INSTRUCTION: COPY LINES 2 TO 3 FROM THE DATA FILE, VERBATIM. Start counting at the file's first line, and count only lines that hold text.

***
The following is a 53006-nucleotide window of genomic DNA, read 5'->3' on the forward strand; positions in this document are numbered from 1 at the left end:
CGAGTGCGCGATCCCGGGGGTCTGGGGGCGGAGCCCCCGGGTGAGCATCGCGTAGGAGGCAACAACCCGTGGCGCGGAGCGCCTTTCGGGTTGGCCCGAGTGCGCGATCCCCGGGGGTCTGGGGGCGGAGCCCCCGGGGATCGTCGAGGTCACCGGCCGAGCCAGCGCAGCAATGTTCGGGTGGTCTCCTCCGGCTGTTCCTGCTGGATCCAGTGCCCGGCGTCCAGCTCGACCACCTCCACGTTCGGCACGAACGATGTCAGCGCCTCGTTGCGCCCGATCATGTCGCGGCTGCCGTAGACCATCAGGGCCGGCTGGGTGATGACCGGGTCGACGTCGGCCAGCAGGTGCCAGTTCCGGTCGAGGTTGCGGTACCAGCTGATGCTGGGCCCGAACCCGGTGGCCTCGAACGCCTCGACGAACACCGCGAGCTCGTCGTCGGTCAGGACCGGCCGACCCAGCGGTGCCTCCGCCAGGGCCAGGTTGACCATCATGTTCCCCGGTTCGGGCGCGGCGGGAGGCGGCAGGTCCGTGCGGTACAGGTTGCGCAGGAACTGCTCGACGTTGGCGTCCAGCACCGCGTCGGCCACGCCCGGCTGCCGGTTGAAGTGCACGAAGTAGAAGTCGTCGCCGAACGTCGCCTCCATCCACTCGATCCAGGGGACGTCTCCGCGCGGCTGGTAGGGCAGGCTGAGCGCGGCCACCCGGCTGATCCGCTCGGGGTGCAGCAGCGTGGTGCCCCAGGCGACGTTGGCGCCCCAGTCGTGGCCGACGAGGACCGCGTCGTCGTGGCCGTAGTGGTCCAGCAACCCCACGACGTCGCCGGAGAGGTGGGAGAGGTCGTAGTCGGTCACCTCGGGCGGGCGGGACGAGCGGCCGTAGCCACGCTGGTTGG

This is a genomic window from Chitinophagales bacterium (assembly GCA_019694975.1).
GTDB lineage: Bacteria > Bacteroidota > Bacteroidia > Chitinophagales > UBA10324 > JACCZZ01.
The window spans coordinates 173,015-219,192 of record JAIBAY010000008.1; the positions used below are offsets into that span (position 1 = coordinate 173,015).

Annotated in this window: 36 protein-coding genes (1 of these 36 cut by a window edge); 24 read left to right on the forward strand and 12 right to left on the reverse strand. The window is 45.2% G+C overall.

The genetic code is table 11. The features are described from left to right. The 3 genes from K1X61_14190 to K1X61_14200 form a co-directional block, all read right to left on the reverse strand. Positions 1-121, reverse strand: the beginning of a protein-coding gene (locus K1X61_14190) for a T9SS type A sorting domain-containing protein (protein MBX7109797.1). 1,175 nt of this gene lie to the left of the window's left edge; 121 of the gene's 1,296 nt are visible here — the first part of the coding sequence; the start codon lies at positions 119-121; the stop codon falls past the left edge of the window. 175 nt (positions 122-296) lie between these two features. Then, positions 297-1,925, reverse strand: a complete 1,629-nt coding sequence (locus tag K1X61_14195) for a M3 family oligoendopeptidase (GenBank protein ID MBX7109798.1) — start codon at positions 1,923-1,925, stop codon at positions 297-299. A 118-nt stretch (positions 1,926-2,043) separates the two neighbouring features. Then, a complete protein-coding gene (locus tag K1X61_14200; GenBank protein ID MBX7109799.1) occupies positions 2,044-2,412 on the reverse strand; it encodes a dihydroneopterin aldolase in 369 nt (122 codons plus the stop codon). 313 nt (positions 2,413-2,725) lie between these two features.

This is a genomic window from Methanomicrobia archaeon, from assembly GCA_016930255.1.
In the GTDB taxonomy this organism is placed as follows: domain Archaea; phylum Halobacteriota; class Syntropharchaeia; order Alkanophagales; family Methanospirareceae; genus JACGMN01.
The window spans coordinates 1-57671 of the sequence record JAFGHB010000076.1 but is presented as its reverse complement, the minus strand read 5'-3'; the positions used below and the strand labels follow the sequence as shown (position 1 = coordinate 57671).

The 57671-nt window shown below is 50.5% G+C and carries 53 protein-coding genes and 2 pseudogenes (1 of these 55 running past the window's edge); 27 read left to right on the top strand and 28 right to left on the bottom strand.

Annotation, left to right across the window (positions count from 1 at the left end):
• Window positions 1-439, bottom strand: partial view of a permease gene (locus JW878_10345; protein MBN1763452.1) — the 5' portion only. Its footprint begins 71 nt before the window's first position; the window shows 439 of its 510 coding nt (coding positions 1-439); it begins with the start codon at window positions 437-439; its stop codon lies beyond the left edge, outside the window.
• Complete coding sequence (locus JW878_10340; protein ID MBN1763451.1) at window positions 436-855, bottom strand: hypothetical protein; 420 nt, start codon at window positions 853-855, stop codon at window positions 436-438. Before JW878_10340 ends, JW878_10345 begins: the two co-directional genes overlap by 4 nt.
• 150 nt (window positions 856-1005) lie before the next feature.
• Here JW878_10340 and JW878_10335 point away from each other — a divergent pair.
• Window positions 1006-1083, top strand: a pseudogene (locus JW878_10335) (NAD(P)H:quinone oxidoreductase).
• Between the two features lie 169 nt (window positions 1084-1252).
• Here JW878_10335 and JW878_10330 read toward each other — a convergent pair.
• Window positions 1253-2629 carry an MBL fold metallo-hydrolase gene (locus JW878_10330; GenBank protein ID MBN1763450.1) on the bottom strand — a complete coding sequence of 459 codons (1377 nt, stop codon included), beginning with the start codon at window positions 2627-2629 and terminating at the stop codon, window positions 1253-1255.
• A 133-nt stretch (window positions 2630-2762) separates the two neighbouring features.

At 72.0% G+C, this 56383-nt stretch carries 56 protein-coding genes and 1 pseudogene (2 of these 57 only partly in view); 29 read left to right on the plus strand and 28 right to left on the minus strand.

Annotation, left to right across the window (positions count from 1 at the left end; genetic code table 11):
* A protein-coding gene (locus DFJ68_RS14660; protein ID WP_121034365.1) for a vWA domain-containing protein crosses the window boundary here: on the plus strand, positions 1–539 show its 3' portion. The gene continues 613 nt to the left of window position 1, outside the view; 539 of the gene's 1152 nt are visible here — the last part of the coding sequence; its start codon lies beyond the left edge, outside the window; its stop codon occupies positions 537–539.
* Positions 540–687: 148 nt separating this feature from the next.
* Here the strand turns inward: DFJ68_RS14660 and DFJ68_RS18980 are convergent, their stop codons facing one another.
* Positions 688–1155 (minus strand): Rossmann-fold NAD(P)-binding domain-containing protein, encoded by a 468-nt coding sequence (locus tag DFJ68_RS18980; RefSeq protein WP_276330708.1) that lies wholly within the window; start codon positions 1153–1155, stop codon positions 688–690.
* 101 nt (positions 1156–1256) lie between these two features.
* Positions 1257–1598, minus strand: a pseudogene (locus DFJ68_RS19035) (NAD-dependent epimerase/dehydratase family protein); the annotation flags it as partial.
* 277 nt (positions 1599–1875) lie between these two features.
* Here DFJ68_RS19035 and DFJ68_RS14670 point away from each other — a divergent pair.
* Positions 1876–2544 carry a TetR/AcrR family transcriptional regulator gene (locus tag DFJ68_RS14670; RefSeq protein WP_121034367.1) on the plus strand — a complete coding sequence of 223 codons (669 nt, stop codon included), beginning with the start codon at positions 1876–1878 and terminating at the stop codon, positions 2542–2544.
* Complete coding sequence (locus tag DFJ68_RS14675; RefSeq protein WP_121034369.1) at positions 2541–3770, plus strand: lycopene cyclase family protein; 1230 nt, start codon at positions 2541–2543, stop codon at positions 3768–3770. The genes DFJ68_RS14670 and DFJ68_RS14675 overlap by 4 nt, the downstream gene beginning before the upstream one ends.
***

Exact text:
CGAGTGCGCGATCCCGGGGGTCTGGGGGCGGAGCCCCCGGGTGAGCATCGCGTAGGAGGCAACAACCCGTGGCGCGGAGCGCCTTTCGGGTTGGCCCGAGTGCGCGATCCCCGGGGGTCTGGGGGCGGAGCCCCCGGGGATCGTCGAGGTCACCGGCCGAGCCAGCGCAGCAATGTTCGGGTGGTCTCCTCCGGCTGTTCCTGCTGGATCCAGTGCCCGGCGTCCAGCTCGACCACCTCCACGTTCGGCACGAACGATGTCAGCGCCTCGTTGCGCCCGATCATGTCGCGGCTGCCGTAGACCATCAGGGCCGGCTGGGTGATGACCGGGTCGACGTCGGCCAGCAGGTGCCAGTTCCGGTCGAGGTTGCGGTACCAGCTGATGCTGGGCCCGAACCCGGTGGCCTCGAACGCCTCGACGAACACCGCGAGCTCGTCGTCGGTCAGGACCGGCCGACCCAGCGGTGCCTCCGCCAGGGCCAGGTTGACCATCATGTTCCCCGGTTCGGGCGCGGCGGGAGGCGGCAGGTCCGTGCGGTACAGGTTGCGCAGGAACTGCTCGACGTTGGCGTCCAGCACCGCGTCGGCCACGCCCGGCTGCCGGTTGAAGTGCACGAAGTAGAAGTCGTCGCCGAACGTCGCCTCCATCCACTCGATCCAGGGGACGTCTCCGCGCGGCTGGTAGGGCAGGCTGAGCGCGGCCACCCGGCTGATCCGCTCGGGGTGCAGCAGCGTGGTGCCCCAGGCGACGTTGGCGCCCCAGTCGTGGCCGACGAGGACCGCGTCGTCGTGGCCGTAGTGGTCCAGCAACCCCACGACGTCGCCGGAGAGGTGGGAGAGGTCGTAGTCGGTCACCTCGGGCGGGCGGGACGAGCGGCCGTAGCCACGCTGGTTGG

This is a genomic window from Chitinophagales bacterium (assembly GCA_019694975.1).